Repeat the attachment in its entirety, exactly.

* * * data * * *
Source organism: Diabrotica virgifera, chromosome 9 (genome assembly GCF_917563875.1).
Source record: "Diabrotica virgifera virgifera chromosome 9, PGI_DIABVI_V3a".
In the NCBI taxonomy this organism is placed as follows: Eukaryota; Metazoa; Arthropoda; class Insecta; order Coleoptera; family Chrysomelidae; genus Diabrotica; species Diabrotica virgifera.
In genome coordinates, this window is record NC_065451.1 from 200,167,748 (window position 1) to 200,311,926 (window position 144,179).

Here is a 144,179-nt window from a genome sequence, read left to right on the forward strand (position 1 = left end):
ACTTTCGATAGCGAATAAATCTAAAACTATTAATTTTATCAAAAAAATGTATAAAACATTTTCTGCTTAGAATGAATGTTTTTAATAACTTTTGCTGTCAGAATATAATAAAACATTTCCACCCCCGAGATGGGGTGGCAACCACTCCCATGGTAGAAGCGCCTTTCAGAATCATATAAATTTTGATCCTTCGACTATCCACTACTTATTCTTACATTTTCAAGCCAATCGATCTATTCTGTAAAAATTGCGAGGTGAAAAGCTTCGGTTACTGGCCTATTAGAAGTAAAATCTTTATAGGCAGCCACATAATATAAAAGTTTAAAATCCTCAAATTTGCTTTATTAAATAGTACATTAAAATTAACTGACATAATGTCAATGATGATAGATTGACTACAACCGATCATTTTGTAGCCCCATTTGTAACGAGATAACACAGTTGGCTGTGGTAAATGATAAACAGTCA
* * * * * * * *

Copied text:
Source organism: Diabrotica virgifera, chromosome 9 (genome assembly GCF_917563875.1).
Source record: "Diabrotica virgifera virgifera chromosome 9, PGI_DIABVI_V3a".
In the NCBI taxonomy this organism is placed as follows: Eukaryota; Metazoa; Arthropoda; class Insecta; order Coleoptera; family Chrysomelidae; genus Diabrotica; species Diabrotica virgifera.
In genome coordinates, this window is record NC_065451.1 from 200,167,748 (window position 1) to 200,311,926 (window position 144,179).

Here is a 144,179-nt window from a genome sequence, read left to right on the forward strand (position 1 = left end):
ACTTTCGATAGCGAATAAATCTAAAACTATTAATTTTATCAAAAAAATGTATAAAACATTTTCTGCTTAGAATGAATGTTTTTAATAACTTTTGCTGTCAGAATATAATAAAACATTTCCACCCCCGAGATGGGGTGGCAACCACTCCCATGGTAGAAGCGCCTTTCAGAATCATATAAATTTTGATCCTTCGACTATCCACTACTTATTCTTACATTTTCAAGCCAATCGATCTATTCTGTAAAAATTGCGAGGTGAAAAGCTTCGGTTACTGGCCTATTAGAAGTAAAATCTTTATAGGCAGCCACATAATATAAAAGTTTAAAATCCTCAAATTTGCTTTATTAAATAGTACATTAAAATTAACTGACATAATGTCAATGATGATAGATTGACTACAACCGATCATTTTGTAGCCCCATTTGTAACGAGATAACACAGTTGGCTGTGGTAAATGATAAACAGTCA